As we have discussed in the past, we manage a portfolio of distinct businesses. Every quarter, some businesses exceed our expectations while others are not as strong as planned. Partially offsetting the growth in custom framing, technology and seasonal décor was softness in some of our core crafting categories, including unfinished surfaces, jewelry making, and kids crafting basics.
Finally, a quick update on the progress of the closing of our Aaron Brothers stores. The inventory liquidation is owned and managed by a third party, but we continue to expect that the store closures will be completed by the end of the second quarter.
As we turn to Q2 and the rest of the year, our financial expectations and plans have not materially changed, but the industry in which we operate remains softer than we would like. While there isn’t great third party data available to track trends in the arts and crafts channel, as we aggregate trends across our individual retail consumer brands, both in brick and mortar and online as well as insights from Darice, our wholesale business, our data continues to suggest that the core arts and crafts channel isn’t currently expanding on an aggregate basis. While we do not believe this is a long-term trend, as the leader in the channel we are not waiting passively for the industry to improve. Instead, we are aggressively pursuing actions to win even more share of this fragmented industry.
Through our CRM efforts, we are building a sustainable competitive advantage which will help us target our customer communications better and drive increased sales and market share over the longer term. With the continued expansion of our loyalty program and analytical efforts, today we can link 72% of our transactions and more than 80% of our sales to a unique customer. Digging deeper into this data, we continue to see good positive comp growth from our enthusiast customer; however, gaining traction with the more casual customer is taking longer than we had hoped.
Given these trends, we are sharpening our efforts to capture more trips from the casual customer. Our focus is to make it easier for customers to make, offer a more convenient shopping experiences, and strengthen our value perception. For the more casual customer, we know DIY can be intimidating. With thousands of components that can be combined in numerous ways, the sheer number of possibilities can be overwhelming and hard to navigate, so we’re committed to making it easier both in store and online for the casual customer to bring her inspiration to life.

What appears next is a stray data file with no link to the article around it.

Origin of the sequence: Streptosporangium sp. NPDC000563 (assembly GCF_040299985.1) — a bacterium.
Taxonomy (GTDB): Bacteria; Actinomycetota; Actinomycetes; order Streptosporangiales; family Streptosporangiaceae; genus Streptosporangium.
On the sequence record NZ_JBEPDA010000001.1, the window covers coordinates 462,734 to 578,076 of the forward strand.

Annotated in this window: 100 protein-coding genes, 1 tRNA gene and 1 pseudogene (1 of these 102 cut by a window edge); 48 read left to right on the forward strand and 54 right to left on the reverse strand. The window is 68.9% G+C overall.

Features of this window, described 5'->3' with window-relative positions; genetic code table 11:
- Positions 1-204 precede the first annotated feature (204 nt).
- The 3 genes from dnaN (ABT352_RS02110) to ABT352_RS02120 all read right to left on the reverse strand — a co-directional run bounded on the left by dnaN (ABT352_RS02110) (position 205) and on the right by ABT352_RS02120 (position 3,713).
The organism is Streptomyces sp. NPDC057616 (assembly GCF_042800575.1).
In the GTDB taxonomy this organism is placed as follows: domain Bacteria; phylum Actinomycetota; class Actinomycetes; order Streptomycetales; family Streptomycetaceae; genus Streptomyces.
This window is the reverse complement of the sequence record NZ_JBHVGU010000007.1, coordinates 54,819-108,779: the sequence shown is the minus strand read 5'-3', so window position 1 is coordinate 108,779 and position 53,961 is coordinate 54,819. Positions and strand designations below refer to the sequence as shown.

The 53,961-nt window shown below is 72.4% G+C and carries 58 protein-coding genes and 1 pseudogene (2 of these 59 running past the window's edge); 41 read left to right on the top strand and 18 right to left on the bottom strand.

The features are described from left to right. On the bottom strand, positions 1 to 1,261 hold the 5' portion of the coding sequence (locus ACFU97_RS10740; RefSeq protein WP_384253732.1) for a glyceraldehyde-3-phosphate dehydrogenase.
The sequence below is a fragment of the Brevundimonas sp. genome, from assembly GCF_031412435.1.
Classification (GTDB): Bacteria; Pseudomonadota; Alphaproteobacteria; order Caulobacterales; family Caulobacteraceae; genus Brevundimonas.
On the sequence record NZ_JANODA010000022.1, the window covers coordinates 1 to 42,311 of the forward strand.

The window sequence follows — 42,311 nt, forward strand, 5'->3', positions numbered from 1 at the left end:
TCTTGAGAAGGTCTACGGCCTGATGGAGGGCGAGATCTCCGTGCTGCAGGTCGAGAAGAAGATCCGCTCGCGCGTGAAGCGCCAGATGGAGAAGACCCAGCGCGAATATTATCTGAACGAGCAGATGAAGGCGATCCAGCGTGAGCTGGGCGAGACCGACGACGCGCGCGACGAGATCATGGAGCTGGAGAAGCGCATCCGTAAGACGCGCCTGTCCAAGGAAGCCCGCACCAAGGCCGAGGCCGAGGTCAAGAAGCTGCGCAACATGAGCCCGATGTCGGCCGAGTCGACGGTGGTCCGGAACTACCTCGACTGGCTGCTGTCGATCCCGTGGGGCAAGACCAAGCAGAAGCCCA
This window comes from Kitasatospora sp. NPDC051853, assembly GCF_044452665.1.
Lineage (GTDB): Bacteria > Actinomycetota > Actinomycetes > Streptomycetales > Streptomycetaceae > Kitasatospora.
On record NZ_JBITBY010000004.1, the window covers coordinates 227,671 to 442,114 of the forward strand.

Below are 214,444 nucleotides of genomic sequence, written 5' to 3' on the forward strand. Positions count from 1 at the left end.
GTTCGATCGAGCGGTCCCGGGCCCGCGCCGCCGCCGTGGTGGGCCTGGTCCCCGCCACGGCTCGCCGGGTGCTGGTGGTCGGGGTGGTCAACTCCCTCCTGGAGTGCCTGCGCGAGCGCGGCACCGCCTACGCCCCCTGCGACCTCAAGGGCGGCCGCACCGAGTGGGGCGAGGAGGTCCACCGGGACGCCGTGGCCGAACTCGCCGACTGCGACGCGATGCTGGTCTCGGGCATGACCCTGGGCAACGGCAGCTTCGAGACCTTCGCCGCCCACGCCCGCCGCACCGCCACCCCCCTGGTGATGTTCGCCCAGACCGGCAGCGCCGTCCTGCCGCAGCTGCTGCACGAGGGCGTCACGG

In stores, we’re expanding our FMA layout to make it easier for customers to stay on trend and seasonally relevant. In Q2, we’ll convert about 235 stores to this layout, which leverages space in the front of the store to showcase newness and seasonal statements, and as we have simplified the process and reduced the number of standard business assortment, or SBA core categories that will be moved, we have made it easier for our teams to implement. With these changes added to the approximately 425 stores which already have the FMA layout, about half of our chain will be positioned to present stronger, more cohesive seasonal statements to customers the back half of this year.
We have enhanced the Michaels app, adding new, easy to use visual search capabilities. Now, a customer can use the camera on their phone to take a picture of an item or idea and use it to search our library of products and projects. Then, she can use the store specific way finding capabilities within the app to identify the exact aisle in her store where she can find the items she needs, so whether it’s a mason jar or an idea for door décor, we’ve made it easier for customers of all skill levels to find and make whatever they want, whether that’s in store or online.
Also online, we’re building a stronger digital community for customers, whether they are looking for inspiration or assistance. We continue to expand our social platform and reach across multiple social sites, and today with nearly 4.5 million followers across Facebook, Twitter, Instagram and Pinterest, we have the largest social reach amongst all the big box arts and crafts players, and with the recently launched Talky Walky [ph] platform, which enables makers to talk to other makers, we’ve facilitated more than 45,000 questions asked through this platform.